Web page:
Previous related posts
Naked objects, DDD and the user interface
A look at technical question on Naked Objects
Naked objects in Php
Where is business logic?

NakedPhp applies the same pattern to Php applications, and I have tagged its 0.1 release today (this is an alpha release.) The Api is borrowed from the original Java Naked Objects framework. This is by no means a complete framework, but it's a good start since its basic CRUD functions are already working.
NakedPhp integrates Zend Framework 1.x for the user interface management and Doctrine 2 for the persistence layer. As for all Doctrine 2 applications, it requires Php 5.3, which is why I don't have an online demo right now.
NakedPhp 0.1 on SourceForge
Bug tracker
Git repository (view it online):
git clone git://

A simple example application realized with NakedPhp is provided in the released package, which uses a bundled sqlite database. An application for NakedPhp is just a plain old Zend Framework application with a controller that inherits from NakedPhp\Mvc\Controller, and that inits the Entitymanagerfactory (related to Doctrine 2) and Nakedphp resources with the mandatory options like the path to the model classes's folder. NakedPhp is very liberal about what you do in your application: it only generates the first-step views and leaves you the layout for customization.
I will write related documentation about how to hook NakedPhp in an application in the next days which I will store along with the code in the Git repository on SourceForge.
The behavior of the generated interface (which is not scaffolding: it's intended for actual use and not for being modified) is driven by annotations on the model classes and by methods with special names. For example, properties available on Entity objects are inferred from getters and their modification is possible if correspondent setters are present. Other methods are called when available to determine automatic hiding of properties and methods (hideName(), hideFindAllCities()), validation of data and so on.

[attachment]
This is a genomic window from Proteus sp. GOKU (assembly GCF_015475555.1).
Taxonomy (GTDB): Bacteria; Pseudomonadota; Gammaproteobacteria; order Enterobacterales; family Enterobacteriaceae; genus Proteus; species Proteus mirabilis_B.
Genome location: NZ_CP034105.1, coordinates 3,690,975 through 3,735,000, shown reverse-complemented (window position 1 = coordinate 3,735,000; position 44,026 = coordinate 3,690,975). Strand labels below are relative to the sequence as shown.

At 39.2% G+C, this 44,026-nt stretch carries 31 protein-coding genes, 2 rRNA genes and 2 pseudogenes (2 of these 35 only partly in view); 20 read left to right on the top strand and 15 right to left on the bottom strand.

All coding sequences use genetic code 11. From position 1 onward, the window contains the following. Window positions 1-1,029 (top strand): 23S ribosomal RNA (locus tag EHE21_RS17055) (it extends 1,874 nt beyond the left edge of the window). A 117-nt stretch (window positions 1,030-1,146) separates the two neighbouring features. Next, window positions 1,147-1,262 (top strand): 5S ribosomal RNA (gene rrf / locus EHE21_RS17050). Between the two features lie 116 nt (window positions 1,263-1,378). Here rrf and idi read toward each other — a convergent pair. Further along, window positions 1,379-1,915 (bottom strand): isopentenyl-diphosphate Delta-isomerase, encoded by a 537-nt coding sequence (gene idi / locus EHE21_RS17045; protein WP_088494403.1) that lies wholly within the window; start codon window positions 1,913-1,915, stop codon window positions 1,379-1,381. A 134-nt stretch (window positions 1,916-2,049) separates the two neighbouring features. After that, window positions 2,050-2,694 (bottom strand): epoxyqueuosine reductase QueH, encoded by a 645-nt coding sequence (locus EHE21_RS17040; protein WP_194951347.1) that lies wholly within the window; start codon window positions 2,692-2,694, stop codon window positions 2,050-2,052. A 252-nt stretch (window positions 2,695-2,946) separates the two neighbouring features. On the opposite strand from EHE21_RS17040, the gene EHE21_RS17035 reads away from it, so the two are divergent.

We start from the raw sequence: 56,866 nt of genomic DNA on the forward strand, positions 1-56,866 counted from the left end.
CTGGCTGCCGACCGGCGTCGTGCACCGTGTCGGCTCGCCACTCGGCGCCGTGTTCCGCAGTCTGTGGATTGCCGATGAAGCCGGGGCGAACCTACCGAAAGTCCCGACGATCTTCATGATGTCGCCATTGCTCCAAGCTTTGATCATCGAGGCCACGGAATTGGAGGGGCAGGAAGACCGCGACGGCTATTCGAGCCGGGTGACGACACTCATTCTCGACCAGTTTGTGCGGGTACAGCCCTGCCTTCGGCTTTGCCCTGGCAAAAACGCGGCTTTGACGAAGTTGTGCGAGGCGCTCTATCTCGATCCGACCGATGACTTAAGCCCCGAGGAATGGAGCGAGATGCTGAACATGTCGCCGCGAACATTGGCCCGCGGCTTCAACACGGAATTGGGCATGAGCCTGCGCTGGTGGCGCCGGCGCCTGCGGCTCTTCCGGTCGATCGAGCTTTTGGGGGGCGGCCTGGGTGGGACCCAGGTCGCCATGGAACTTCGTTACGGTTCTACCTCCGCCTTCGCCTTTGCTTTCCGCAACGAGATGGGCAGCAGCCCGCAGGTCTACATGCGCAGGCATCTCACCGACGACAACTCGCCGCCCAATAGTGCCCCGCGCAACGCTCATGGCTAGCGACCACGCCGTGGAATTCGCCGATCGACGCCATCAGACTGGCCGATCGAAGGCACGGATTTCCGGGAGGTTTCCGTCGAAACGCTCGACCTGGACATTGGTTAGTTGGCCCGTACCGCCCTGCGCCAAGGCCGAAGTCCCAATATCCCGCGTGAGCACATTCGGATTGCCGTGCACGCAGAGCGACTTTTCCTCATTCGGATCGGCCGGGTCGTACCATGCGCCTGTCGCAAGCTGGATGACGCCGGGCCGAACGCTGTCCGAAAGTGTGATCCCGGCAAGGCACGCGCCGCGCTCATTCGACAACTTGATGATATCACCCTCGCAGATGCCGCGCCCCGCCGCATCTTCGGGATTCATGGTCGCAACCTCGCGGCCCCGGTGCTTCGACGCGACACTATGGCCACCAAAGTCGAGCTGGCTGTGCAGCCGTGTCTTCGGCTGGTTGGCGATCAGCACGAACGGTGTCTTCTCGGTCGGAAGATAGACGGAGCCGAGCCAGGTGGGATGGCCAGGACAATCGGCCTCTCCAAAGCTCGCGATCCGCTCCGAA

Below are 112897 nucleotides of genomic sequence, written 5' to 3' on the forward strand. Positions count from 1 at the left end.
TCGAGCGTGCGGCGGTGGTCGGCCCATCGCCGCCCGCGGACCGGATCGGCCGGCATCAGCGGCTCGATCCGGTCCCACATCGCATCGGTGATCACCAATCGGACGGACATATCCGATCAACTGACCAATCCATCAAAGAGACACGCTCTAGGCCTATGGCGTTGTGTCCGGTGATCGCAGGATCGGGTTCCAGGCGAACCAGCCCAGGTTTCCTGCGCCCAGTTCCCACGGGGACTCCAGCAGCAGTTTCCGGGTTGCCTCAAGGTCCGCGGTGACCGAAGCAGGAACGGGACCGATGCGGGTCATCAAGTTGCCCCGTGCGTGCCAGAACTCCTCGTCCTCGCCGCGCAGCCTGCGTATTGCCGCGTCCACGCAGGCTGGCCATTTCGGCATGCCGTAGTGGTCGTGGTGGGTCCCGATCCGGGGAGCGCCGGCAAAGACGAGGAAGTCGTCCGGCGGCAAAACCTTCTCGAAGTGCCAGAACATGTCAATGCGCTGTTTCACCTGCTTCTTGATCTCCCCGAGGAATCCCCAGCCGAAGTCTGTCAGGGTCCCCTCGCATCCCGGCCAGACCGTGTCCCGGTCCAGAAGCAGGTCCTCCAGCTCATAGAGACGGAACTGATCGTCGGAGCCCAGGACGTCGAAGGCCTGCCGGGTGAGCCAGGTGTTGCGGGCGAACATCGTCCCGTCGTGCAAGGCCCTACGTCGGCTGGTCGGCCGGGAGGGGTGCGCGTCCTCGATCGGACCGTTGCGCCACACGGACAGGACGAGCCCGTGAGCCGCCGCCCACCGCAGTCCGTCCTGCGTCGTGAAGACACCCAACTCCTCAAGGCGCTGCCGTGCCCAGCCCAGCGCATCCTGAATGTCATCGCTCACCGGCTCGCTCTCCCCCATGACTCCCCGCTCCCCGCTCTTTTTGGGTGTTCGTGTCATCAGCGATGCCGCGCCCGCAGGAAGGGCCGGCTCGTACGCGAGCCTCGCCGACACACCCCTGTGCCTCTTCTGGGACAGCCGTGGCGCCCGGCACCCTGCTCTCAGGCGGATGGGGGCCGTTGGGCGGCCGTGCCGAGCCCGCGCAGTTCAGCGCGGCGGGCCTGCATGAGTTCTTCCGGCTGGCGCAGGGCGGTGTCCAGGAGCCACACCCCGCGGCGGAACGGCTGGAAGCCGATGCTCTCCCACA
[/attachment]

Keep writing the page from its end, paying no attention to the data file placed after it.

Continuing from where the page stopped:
The sample application provides a basic workflow for an hypothetical Domain Model for shops, pubs, or similar places. You can create Cities and Places, modify their properties, save them in the database, then clear the session and retrieve them via service classes. This is a direct interface to the Domain Model, without translations.
Intructions are included in the release for the super-simple setup of the example application (essentially running phing build-example).

Let me know if you are interested in a framework that writes the user interface for you. I know that the Naked Objects pattern is not appropriate for all situations, but the goal is to simplify the presentation of the real Domain Model to the user for certain kinds of model-driven applications. It is also providing a prototyping interface for Domain-Driven Design in Php.

Monday, March 22, 2010

Contributing to open source projects

Amit has written from India asking how to start participating in open source projects.
I am a software developer from India and recently came through your article on "How improved hardware changed programming". It was good reading it. I wanted to know more about open source projects & how to get involved in it. I read that you contribute to a couple of them so thought of asking you about your experience and how did it help from a developer's perspective.